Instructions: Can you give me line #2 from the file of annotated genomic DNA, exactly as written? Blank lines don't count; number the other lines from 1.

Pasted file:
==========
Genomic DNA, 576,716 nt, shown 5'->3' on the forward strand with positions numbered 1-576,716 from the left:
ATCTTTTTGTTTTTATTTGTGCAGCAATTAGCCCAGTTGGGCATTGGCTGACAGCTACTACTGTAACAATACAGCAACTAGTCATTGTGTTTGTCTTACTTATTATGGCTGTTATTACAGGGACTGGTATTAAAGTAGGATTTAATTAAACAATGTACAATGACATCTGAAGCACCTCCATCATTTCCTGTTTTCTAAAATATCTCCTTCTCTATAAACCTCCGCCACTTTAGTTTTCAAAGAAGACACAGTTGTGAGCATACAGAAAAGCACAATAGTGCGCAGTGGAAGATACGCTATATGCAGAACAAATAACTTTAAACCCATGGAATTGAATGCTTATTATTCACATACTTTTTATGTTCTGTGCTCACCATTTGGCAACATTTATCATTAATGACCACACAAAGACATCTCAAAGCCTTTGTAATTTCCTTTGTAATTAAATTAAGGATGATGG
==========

ATCTTTTTGTTTTTATTTGTGCAGCAATTAGCCCAGTTGGGCATTGGCTGACAGCTACTACTGTAACAATACAGCAACTAGTCATTGTGTTTGTCTTACTTATTATGGCTGTTATTACAGGGACTGGTATTAAAGTAGGATTTAATTAAACAATGTACAATGACATCTGAAGCACCTCCATCATTTCCTGTTTTCTAAAATATCTCCTTCTCTATAAACCTCCGCCACTTTAGTTTTCAAAGAAGACACAGTTGTGAGCATACAGAAAAGCACAATAGTGCGCAGTGGAAGATACGCTATATGCAGAACAAATAACTTTAAACCCATGGAATTGAATGCTTATTATTCACATACTTTTTATGTTCTGTGCTCACCATTTGGCAACATTTATCATTAATGACCACACAAAGACATCTCAAAGCCTTTGTAATTTCCTTTGTAATTAAATTAAGGATGATGG